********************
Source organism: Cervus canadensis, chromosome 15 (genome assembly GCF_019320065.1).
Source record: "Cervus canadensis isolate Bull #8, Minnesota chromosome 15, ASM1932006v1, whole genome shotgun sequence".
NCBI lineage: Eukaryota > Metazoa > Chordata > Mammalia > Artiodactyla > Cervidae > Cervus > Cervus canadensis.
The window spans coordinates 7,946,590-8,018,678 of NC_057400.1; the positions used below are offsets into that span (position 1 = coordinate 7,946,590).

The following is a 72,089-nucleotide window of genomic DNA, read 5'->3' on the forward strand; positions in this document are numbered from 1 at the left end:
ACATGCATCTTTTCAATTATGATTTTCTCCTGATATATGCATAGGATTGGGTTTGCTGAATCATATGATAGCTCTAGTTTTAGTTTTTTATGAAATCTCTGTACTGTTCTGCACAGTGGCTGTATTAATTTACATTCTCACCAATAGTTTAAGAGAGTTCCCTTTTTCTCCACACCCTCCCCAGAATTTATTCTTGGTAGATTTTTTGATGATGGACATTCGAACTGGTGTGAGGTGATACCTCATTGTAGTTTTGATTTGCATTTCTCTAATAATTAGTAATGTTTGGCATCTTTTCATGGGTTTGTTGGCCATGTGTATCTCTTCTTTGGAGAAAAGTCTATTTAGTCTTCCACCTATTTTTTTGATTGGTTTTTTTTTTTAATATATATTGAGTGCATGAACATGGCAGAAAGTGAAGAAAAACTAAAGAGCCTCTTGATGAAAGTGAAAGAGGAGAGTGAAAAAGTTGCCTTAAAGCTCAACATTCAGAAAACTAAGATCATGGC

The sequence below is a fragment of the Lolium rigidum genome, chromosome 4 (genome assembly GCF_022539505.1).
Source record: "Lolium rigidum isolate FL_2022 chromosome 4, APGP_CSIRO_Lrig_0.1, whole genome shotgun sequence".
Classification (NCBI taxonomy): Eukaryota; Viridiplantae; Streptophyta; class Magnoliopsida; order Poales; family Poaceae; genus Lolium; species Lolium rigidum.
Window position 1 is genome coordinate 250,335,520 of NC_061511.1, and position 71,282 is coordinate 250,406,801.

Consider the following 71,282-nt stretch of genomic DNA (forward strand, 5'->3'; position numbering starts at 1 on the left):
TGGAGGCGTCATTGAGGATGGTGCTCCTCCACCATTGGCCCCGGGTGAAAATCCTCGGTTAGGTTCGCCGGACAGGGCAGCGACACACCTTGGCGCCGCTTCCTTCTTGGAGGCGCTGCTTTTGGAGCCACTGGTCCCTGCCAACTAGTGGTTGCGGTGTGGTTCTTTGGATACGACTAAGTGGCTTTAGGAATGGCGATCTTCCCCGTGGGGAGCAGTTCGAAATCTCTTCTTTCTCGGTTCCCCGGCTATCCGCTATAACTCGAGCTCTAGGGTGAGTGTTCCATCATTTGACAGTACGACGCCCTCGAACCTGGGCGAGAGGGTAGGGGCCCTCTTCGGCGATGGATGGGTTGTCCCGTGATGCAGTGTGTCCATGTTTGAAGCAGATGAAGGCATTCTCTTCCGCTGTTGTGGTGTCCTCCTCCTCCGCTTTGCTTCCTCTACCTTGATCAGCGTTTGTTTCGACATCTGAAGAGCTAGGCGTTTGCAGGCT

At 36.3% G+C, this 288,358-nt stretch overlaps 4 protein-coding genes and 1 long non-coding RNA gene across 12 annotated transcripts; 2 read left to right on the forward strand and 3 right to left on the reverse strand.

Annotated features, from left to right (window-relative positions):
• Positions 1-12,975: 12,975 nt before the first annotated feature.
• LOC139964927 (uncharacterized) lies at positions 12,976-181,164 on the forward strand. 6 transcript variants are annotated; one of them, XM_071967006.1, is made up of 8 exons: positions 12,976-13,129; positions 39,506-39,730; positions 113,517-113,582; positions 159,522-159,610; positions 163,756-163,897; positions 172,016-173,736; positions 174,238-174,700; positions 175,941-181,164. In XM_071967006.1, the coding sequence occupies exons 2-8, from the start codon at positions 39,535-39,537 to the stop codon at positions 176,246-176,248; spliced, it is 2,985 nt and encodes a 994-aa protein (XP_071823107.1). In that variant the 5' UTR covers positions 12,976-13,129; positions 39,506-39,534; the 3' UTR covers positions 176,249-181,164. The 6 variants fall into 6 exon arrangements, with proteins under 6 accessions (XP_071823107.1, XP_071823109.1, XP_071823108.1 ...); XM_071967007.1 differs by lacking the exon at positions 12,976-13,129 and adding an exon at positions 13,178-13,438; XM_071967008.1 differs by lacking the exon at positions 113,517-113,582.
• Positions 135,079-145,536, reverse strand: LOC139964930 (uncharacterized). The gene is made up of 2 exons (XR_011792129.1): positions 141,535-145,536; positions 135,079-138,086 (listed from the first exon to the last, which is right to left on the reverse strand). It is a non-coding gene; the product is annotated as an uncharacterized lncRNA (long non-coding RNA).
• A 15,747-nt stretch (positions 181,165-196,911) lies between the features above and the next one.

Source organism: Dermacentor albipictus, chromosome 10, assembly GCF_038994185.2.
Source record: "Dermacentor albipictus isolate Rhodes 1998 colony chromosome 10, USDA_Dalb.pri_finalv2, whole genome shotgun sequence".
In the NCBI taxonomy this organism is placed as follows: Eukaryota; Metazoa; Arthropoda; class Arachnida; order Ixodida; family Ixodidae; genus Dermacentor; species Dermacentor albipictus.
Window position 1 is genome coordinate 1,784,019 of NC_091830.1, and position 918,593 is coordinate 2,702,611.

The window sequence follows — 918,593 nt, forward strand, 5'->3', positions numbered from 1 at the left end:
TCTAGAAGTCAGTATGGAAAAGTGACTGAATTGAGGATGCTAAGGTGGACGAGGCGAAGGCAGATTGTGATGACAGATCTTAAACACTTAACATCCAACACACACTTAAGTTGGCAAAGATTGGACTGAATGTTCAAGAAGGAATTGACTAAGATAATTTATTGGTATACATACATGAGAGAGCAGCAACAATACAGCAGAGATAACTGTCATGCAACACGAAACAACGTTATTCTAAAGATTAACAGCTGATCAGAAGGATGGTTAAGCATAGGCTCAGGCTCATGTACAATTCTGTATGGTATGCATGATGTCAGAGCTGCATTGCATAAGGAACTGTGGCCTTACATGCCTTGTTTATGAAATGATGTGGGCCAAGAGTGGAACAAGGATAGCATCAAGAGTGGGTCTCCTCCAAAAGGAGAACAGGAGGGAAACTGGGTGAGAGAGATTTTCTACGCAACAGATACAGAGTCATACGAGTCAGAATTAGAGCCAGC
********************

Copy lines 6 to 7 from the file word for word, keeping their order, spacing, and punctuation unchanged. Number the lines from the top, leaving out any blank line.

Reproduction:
ACATGCATCTTTTCAATTATGATTTTCTCCTGATATATGCATAGGATTGGGTTTGCTGAATCATATGATAGCTCTAGTTTTAGTTTTTTATGAAATCTCTGTACTGTTCTGCACAGTGGCTGTATTAATTTACATTCTCACCAATAGTTTAAGAGAGTTCCCTTTTTCTCCACACCCTCCCCAGAATTTATTCTTGGTAGATTTTTTGATGATGGACATTCGAACTGGTGTGAGGTGATACCTCATTGTAGTTTTGATTTGCATTTCTCTAATAATTAGTAATGTTTGGCATCTTTTCATGGGTTTGTTGGCCATGTGTATCTCTTCTTTGGAGAAAAGTCTATTTAGTCTTCCACCTATTTTTTTGATTGGTTTTTTTTTTTAATATATATTGAGTGCATGAACATGGCAGAAAGTGAAGAAAAACTAAAGAGCCTCTTGATGAAAGTGAAAGAGGAGAGTGAAAAAGTTGCCTTAAAGCTCAACATTCAGAAAACTAAGATCATGGC

The sequence below is a fragment of the Lolium rigidum genome, chromosome 4 (genome assembly GCF_022539505.1).